RAIN’s new Trees of Music project works to support the sustainable harvest of the Pernambuco tree, also known as Pau-Brasilia or the music tree. By supporting one of Brazil’s artisan bow makers, Marco Raposo, RAIN gives farmers a chance to gain the support for sustainable agroforestry.
In talking to Marco, we uncover the way in which the traditional Pernambuco tree has become so popular, and how its popularity has also led to its decline. For centuries, the Pernambuco has been shipped to Europe and America to make bows for violins, violas, cellos and basses.
Having once been plentiful in the coastal forests of Brazil, it was harvested to make dye, furniture and houses. Now Marco works with that very wood to make bows, reclaiming Pernambuco from old fences and structures that are no longer used today. Reclaiming the wood is his way of ensuring that it is not taken from the forest, but this in itself does not meet global demands for musical bows.
“I work with salvaged wood, a wood that was cut a long time ago that people used to make into houses. This use should be a very normal tree, especially in Espírito Santo, Bahia. Since 1986 I thought that if I could reforest Pernambuco, I would eventually supply it to the market. So, I brought a small property and it was my first plantation, which is now 20 years old.”
His mission has been to reforest the lost Pernambuco, ensuring that he has enough for his bow making, but also enough to save this endangered tree from being wiped out entirely.
Marco goes on: “For at least 12 years I’ve been collecting seeds to make seedlings. I started planting 7,000 seedlings. Now I have about 1,200 Pernambuco trees.”
When asked what some of the biggest challenges in reforesting the Pernambuco is, Marco sites China’s illegal deforestation and exportation of the wood.
“China is the biggest producer of bows in the world, however the wood used to make these bows only grows in Brazil. How can they get this wood?” Marco asks me.
“It’s really difficult for the Brazilian government to separate them from us. There are also many Europeans participating in illicit harvest. It is illegal to buy unless it is salvaged wood and yet I see illegally harvested wood in international trade shows,” he tells me.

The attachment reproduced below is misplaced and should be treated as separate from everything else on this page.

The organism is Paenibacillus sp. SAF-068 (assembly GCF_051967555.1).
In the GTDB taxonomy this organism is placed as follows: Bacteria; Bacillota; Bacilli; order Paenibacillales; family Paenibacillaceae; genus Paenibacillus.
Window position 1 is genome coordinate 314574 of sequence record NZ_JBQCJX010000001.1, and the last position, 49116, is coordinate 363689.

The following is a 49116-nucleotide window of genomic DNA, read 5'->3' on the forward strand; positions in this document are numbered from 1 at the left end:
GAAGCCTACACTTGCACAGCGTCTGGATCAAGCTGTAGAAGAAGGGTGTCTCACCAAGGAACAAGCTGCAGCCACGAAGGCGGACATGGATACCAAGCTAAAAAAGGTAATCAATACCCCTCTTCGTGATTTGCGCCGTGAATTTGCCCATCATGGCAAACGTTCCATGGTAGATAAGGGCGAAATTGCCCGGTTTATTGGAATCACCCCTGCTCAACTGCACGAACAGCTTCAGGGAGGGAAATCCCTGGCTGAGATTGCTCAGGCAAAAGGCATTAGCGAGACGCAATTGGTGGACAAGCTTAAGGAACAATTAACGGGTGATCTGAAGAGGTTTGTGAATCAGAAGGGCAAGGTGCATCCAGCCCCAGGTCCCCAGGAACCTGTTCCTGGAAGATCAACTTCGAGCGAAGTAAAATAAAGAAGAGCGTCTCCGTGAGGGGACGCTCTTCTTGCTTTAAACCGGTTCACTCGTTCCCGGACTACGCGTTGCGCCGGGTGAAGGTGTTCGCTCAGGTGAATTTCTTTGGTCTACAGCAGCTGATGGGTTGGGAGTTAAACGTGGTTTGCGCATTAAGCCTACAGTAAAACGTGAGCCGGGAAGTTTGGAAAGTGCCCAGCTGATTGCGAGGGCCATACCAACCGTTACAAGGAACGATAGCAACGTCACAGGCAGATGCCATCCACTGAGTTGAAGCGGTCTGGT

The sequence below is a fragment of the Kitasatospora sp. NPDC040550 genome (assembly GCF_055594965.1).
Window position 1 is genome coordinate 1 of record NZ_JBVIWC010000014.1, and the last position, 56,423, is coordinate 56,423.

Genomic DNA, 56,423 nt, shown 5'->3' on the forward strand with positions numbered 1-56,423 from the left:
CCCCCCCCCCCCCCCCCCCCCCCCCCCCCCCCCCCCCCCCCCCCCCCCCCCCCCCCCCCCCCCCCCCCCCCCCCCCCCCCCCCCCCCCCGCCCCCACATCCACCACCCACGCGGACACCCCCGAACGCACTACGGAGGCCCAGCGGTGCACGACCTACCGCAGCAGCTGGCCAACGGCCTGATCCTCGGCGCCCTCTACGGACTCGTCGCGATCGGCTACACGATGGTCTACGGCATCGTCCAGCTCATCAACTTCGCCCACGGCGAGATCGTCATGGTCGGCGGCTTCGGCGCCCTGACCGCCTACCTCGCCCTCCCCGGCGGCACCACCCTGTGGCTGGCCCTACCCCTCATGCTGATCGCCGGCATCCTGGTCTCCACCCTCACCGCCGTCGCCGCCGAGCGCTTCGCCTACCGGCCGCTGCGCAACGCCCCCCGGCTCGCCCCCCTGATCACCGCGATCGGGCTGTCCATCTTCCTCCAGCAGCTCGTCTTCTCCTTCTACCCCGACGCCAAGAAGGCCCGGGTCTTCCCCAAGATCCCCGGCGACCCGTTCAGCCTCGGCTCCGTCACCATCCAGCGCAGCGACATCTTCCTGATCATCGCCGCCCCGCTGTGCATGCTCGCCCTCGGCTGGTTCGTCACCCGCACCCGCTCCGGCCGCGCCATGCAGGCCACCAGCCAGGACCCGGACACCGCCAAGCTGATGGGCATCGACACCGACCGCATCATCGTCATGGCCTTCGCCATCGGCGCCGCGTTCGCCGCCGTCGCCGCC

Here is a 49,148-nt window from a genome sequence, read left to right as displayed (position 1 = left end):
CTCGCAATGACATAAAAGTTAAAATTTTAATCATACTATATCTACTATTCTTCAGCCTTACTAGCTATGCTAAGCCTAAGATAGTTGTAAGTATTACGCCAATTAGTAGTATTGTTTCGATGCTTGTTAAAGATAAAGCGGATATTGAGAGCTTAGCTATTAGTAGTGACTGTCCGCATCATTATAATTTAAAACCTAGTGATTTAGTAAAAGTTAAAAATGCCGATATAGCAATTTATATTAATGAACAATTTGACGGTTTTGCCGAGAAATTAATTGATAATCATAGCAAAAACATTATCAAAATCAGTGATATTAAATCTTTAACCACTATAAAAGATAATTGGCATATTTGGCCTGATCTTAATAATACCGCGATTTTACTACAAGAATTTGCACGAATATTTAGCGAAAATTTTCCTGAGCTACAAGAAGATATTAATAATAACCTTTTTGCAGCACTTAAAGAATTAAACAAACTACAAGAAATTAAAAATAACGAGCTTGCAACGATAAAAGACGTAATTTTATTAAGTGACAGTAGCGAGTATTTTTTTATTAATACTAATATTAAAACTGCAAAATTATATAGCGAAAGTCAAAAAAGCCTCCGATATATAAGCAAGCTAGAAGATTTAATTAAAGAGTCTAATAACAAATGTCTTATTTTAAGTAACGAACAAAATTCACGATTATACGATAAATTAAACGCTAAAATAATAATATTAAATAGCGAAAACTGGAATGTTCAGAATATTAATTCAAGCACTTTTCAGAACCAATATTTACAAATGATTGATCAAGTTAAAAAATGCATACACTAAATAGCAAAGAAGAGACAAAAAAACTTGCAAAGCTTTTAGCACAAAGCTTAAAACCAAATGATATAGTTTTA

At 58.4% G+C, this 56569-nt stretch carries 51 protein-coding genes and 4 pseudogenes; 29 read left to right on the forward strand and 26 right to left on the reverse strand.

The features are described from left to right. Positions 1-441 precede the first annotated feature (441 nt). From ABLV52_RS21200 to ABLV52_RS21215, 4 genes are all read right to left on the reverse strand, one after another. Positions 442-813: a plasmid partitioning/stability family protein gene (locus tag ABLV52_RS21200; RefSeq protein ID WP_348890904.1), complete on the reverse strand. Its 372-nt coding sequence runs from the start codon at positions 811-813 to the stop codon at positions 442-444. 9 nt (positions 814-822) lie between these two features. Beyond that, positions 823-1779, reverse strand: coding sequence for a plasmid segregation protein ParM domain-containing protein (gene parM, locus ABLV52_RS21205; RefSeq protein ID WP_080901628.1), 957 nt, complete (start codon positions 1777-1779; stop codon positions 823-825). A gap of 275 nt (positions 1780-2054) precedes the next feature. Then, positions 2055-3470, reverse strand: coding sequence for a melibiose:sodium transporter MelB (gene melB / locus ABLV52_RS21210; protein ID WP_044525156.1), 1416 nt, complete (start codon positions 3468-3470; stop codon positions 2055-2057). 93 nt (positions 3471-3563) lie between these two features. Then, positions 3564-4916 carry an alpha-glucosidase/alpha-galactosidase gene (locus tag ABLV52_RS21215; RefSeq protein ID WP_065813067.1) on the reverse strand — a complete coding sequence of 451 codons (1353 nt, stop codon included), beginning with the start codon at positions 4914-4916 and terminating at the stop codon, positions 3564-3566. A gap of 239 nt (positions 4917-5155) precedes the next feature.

To many musicians, Pernambuco bows are non-negotiable. Due to the wood’s characteristics and flexibility, the quality of the sound comes from the quality of the wood itself. I ask Marco whether musicians should take more responsibility for its decline. He tells me it’s everybody’s responsibility, for we all enjoy music.
“Every musician should have the consciousness to help reforest the type of wood that makes their music. That would be their part in this. Musicians make music, bowmakers make bows, and forests need reforesting. Yet we need the support not only of musicians, but also ordinary people who appreciate music. Music has been part of our history, our culture. Reforesting is needed in so many ways, it goes beyond even the need for Pernambuco. And this is everybody’s responsibility.”
RAIN is currently working with Marco to support him plant 50,000 new saplings, whilst also registering partner farmers to a programme that will protect trees that are growing natively to the forests.
“This is not just about growing plantations. It is about reforestation. We need help to protect these natural and endangered areas. Most importantly, we need to look after the mother trees.” says Marco.
For Marco, his work with RAIN will be the first time he can start to think about getting global support for his vision to replant Pernambuco and ensure its survival. His involvement with RAIN is the first time he’s been given support to help plant sustainable Pernambuco, which could help ensure the survival of this rare tree.
“I have been looking for someone like RAIN to help me develop projects because so far, I’ve been working alone with the Brazilian government. Most people in the EU and US aren’t familiar with the Pernambuco problem. I’m so glad I found RAIN because I’m sure you can spread the word out there. This is my first time in 23-years that I found an organisation that wants to help me with this project. I am very excited” says Marco, smiling hopefully.
Written by Yasmin Dahnoun